Tom had wanted to hike Torres in winter after reading a Guardian article about doing just that. The writers had stayed in an eco village in the park and enjoyed numerous other luxuries – we planned on roughing it a bit more, but a night in the eco-village had to be worked in! That is, until we found out it was not open – the Guardian may have been using some editorial licence in the definition of the term ‘winter’. However, the fact of the park being fairly quiet at this time of year was probably not going to be to far off the mark, and as it turned out we passed a total of ten other people over the four days. This is unlike the summer when the park is full to bursting! The other supposed advantage of visiting in winter is that the infamous Patagonian winds are less prevalent at this time of year, although it can be bloody cold… We had mostly blue skies and no wind for the duration and it wasn’t even that cold – well, cold enough so that mud on the trail was frozen, but that definitely has it’s advantages.
We planned to hike the “W” route at Torres as the good weather should last long enough for us to complete it, and the full 10 day hike is not open in winter. We eventually got to the base camp after a few false starts (the Parks board only accept cash payment, imagine that? And they don’t have an ATM to hand – I thought this was a civilised country?!!!) but it did give us time to realise we didn’t need to pitch a tent every night and could cheat and use Steve for one – the “W” route is so named as the trail follows roughly that shape, and it was possible to go up and down one leg in a day. A wood burning stove and comfy mattress over roughing it in a tent? Don’t mind if I do… Who needs an eco-village eh?
The first leg of the trail took us up to view the Torres themselves, which is a hit or miss affair as they are often cloaked in cloud. One of the major benefits of doing this walk in the winter is you avoid all the crowds which can also get in the way of the view, so when we arrived at the lookout point and were the only people there just as the clouds started lifting we felt very lucky indeed.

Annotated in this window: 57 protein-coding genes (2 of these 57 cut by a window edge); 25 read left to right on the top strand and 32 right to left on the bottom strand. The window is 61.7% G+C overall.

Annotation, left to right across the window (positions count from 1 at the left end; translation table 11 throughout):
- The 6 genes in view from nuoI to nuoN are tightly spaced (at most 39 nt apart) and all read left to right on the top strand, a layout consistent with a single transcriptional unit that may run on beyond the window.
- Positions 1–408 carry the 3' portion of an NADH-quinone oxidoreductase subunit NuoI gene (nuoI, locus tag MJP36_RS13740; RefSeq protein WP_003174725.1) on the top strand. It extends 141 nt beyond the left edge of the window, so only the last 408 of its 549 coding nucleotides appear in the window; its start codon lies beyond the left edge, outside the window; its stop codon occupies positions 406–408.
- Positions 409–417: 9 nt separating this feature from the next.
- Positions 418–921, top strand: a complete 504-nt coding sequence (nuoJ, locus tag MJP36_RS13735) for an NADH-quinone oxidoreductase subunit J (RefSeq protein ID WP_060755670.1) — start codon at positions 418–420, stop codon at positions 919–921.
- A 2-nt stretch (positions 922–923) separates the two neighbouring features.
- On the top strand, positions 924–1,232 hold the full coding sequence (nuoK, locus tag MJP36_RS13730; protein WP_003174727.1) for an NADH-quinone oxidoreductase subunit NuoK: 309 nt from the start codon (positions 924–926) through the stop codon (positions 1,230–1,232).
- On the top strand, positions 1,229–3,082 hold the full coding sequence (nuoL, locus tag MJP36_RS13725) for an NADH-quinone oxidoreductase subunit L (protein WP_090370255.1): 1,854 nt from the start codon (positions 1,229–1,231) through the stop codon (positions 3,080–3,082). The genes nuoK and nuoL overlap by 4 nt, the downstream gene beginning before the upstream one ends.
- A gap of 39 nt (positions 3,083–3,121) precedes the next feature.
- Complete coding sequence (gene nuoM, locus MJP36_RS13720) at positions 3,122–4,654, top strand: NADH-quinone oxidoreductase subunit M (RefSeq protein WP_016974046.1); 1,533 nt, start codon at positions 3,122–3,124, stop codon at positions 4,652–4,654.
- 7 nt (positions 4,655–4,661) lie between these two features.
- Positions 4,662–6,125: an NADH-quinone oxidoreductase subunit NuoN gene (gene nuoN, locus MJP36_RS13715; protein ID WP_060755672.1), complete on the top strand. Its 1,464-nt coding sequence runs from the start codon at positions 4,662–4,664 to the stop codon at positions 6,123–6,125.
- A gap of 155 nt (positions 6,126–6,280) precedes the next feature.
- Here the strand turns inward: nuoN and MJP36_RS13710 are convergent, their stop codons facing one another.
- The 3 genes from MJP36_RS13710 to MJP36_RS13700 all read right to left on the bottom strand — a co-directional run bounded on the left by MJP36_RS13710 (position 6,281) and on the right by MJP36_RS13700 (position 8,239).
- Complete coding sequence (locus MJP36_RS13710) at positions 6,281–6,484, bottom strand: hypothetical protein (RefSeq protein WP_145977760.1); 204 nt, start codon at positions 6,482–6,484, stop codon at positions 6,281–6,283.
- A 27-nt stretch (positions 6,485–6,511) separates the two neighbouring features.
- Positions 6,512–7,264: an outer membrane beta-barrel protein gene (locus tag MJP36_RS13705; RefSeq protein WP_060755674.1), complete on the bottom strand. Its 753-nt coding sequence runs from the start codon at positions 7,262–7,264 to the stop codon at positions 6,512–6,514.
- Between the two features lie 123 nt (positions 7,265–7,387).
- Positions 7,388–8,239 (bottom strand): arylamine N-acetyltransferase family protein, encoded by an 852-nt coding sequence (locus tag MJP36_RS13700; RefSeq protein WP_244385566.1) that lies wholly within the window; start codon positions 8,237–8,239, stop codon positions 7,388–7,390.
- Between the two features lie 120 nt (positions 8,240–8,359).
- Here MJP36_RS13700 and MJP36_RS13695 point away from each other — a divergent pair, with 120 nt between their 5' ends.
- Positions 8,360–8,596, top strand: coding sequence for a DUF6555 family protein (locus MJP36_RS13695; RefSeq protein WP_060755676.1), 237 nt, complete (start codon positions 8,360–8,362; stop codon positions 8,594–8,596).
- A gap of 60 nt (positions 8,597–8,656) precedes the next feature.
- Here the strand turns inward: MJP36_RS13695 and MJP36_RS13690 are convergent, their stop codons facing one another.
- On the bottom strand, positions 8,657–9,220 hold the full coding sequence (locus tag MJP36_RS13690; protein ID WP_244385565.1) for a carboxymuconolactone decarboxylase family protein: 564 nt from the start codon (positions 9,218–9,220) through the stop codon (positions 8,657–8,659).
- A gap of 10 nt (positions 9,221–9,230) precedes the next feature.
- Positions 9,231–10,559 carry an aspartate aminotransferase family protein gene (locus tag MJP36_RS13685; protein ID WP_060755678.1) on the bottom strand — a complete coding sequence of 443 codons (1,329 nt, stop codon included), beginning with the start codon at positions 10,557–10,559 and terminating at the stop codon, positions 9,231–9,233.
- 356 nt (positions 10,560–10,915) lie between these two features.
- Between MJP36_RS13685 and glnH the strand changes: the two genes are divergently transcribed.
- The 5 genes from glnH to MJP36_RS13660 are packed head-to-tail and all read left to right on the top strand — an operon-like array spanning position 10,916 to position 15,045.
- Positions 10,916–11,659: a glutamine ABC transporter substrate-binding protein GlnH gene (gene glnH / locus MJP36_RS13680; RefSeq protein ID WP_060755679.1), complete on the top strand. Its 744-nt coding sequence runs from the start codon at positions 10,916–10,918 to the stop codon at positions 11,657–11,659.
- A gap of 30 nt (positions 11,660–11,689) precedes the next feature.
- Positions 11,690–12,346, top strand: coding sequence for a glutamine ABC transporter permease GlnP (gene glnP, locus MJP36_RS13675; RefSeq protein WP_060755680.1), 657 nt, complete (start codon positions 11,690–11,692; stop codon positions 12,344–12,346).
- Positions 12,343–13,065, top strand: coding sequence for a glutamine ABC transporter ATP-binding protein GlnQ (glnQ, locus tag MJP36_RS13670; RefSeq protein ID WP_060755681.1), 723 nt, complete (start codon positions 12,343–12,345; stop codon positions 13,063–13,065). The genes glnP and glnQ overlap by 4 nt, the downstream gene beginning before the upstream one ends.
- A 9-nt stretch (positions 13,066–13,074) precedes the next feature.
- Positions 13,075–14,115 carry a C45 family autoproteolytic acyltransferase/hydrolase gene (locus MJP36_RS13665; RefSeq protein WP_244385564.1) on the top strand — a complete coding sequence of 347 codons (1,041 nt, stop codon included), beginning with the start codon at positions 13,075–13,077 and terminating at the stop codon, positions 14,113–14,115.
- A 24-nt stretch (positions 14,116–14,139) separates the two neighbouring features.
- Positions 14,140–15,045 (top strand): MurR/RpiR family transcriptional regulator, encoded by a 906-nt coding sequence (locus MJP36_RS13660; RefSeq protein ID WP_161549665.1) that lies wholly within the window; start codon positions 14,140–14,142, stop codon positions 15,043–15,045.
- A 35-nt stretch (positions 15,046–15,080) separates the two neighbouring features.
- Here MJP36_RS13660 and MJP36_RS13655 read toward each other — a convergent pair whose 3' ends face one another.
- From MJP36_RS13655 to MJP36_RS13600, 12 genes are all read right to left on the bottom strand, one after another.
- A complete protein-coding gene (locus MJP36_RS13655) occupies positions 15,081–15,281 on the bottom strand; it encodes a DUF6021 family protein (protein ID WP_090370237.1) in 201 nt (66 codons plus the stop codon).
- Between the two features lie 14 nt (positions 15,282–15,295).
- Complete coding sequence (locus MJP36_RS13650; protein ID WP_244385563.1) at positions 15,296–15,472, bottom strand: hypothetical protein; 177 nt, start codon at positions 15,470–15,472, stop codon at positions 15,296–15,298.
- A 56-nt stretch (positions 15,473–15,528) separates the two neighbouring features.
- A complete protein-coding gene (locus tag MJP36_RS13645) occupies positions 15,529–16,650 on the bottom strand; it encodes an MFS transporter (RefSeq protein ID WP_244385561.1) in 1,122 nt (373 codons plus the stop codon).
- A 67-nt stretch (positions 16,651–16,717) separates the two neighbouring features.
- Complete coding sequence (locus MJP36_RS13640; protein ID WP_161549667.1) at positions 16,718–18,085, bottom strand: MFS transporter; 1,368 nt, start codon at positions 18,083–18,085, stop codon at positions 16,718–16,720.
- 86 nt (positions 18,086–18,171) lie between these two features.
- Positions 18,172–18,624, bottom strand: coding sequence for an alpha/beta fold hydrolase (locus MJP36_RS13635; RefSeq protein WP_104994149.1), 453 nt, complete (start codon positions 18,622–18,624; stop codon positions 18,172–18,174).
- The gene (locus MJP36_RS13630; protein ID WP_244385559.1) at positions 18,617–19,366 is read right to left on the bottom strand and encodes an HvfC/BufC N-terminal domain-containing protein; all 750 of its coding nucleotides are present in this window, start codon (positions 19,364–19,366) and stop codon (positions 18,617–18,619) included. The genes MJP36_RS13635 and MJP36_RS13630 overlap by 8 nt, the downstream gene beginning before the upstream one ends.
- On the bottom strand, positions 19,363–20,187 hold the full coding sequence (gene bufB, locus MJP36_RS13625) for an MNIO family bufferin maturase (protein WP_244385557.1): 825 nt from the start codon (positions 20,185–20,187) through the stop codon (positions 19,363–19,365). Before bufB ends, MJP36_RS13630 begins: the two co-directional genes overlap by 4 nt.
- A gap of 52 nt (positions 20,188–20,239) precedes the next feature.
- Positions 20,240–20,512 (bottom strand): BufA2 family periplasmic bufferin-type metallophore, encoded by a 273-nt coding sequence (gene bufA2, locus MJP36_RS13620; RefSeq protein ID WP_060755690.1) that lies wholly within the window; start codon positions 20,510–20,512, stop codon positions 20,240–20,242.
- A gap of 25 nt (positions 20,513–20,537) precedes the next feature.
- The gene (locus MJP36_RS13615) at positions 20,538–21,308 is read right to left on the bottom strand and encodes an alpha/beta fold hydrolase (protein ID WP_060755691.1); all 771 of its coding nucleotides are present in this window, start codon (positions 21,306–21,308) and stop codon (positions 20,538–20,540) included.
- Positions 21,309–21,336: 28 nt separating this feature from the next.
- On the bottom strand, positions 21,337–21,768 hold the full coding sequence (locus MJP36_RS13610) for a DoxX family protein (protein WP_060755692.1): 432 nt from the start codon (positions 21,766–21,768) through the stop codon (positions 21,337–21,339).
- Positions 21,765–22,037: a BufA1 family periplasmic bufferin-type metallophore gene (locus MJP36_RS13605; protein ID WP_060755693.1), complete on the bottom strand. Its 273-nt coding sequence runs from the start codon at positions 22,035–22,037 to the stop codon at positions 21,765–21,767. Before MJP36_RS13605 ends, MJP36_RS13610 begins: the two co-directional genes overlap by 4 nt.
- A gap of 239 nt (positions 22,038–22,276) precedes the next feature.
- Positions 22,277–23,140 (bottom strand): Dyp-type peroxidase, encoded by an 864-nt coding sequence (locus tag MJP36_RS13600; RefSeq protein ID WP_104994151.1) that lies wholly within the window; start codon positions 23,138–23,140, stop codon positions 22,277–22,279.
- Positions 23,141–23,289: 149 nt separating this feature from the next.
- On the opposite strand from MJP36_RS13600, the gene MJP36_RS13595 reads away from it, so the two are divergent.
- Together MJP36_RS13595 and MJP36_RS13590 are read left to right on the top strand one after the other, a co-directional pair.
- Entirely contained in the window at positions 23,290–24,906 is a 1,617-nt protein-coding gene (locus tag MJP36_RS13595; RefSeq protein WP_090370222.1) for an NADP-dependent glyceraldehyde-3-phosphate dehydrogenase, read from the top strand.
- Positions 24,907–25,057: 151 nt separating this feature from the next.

Day two had us setting out with full gear with an aim to get to Glacier Grey. This was the furthest point of the route, and logically we had decided to get the longest hike over as early as possible as aches were already setting in. Reading this back it doesn’t really make logical sense but it did then, thankfully Tom remembered that he had a knee brace in his sack this time!
What can I say about Torres? Quite simply, it’s one of the most beautiful places I have ever been. We were so very lucky to be blessed with perfect weather just for those few days.
We elected to skip the middle leg of the W as we were a bit slower than we would’ve like to be, and could view the impressive glaciers from the path – they had been crashing down over the days we were there and make a pretty incredible sound! It was great to get back to Steve though, knowing we were only about an hour away from a much needed hot shower and a slap up meal. We threw all our kit in the back and jumped in the front, turned the key and…nothing. I cannot describe how awful the sound of an engine failing to start is, particularly when you are miles away from civilisation and have no way to call for assistance! This was where we got the full value of Tom’s stint as a mechanic’s apprentice. On advice we carried a spare fuel filter with us, and Tom just hoped that the only problem was that it needed changing after probably slight dubious Bolivian fuel – and thankfully knew how to do this. Even more thankfully, this seemed to do the trick and we were able to head off to Puerto Natales and probably the best shower I have ever had.